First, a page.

18 July, 1999
I heard some loud rumbling from the vicinity of the lake at about 5:00 AM this morning. It sounded like some major calving and collapse of ice was occurring. When I checked the seismograph later in the day the seismic record confirmed what I had heard from my tent. The seismograph drum was literally black with inky wave patterns for a few hours which corresponded to the early morning. Most of the settling of the ice dam had occurred during the night.
Don Lindsay (grad student) and I went out to the former drill site to download pressure transducer data from the data logger at the borehole. When first drilled, the hole had a water level of 22 meters. This means that water came into the drill hole up to a point 22 meters below the surface of the ice. Today the 147-meter deep hole was empty. Fresh fractures ran throughout the former drill site. The pool of water that had been used as a source of drilling water was empty. A huge, gaping cavern that extended down into the ice is what remained. Not only had the lake drained, but all of the water which had permeated cracks and crevasses in the glacier near the lake had also drained. PI Andrew Fountain was fascinated by these observations. The hydraulics of the glacier were complex. We decided to return tomorrow with the borehole camera to shoot more video of the hole.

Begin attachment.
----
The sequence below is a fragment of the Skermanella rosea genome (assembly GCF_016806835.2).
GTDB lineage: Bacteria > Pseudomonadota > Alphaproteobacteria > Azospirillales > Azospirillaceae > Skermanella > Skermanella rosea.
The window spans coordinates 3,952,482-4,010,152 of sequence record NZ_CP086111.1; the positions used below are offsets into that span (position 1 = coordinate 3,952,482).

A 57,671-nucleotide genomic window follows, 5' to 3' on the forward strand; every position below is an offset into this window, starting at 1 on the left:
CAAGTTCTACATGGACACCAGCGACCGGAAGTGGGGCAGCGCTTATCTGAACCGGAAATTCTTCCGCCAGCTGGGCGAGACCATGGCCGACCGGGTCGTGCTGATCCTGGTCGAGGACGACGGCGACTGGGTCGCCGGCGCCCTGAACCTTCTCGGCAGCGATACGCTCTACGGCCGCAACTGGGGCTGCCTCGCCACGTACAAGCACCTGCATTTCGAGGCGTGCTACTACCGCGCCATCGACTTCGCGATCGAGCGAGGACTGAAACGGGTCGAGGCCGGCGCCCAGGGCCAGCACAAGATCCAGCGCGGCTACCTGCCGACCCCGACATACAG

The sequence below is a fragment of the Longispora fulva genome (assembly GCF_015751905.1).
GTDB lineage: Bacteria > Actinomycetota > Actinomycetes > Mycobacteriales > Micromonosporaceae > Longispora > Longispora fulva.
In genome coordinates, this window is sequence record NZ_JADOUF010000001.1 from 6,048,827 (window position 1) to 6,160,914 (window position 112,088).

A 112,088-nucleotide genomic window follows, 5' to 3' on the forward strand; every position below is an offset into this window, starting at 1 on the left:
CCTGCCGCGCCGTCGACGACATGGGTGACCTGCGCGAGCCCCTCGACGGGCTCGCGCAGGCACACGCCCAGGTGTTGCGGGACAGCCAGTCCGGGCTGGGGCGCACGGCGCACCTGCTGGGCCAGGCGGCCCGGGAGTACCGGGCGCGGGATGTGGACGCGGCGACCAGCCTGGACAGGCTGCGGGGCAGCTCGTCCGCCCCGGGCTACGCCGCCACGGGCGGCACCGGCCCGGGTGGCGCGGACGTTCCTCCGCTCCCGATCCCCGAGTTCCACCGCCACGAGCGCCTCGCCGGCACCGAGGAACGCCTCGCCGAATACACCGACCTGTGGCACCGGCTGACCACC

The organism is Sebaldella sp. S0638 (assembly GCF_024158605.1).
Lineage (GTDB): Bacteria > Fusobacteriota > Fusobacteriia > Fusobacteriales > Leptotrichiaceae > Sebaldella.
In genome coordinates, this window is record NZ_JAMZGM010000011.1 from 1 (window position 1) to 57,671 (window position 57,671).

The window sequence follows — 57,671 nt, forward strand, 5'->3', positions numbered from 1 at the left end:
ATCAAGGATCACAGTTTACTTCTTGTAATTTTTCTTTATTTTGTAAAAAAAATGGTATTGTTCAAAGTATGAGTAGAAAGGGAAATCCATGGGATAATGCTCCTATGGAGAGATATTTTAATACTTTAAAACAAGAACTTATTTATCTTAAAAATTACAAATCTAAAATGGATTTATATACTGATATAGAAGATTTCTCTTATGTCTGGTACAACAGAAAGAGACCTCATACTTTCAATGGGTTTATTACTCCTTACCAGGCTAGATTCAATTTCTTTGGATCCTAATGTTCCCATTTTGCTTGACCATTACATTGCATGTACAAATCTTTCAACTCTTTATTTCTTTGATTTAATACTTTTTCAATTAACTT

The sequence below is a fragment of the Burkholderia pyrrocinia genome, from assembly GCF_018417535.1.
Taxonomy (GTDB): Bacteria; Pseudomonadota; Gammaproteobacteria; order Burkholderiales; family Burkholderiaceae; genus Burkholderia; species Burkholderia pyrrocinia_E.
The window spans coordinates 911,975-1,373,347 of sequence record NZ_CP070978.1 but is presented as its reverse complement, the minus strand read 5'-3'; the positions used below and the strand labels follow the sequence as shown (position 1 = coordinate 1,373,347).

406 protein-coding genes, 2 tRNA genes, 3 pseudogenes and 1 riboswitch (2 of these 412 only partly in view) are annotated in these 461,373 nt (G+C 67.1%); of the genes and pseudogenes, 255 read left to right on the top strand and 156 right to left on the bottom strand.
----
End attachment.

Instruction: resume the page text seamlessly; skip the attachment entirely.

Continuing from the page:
On the way to the drill site we noticed numerous fresh fractures in the ice. The sound of "popping" ice - a cracking, deep-seated, low percussive sound - reminded us that the ice dam/glacier had not completely stabilized since the drain of the lake. We made our way to the opposite side of the ice dam and looked down more closely onto the former lake. Huge, stranded icebergs mottled the lake bed. Large fractures ran through the ice dam adjacent to the former lake. The ice dam, which had obviously been floating a day ago on the former lake, had collapsed significantly - 100 meters or so. There was not much to say. Don and I gazed and listened in awe. The degree of change to the surface topography of the glacier in the vicinity of the lake was impressive.
On the way back to camp we passed PI Andrew Fountain and St. Olaf undergraduate student Andrew Malm. They were running ice radar lines across the glacier. Andrew was interested in learning as much as he could about the topography of the glacier bed in the vicinity of the lake.
Decisions have been made about how much longer we will be in the field. The helicopter is available Thursday afternoon the 22nd. That is when our gear will be sling-loaded out of here. That is when we will depart the field site.
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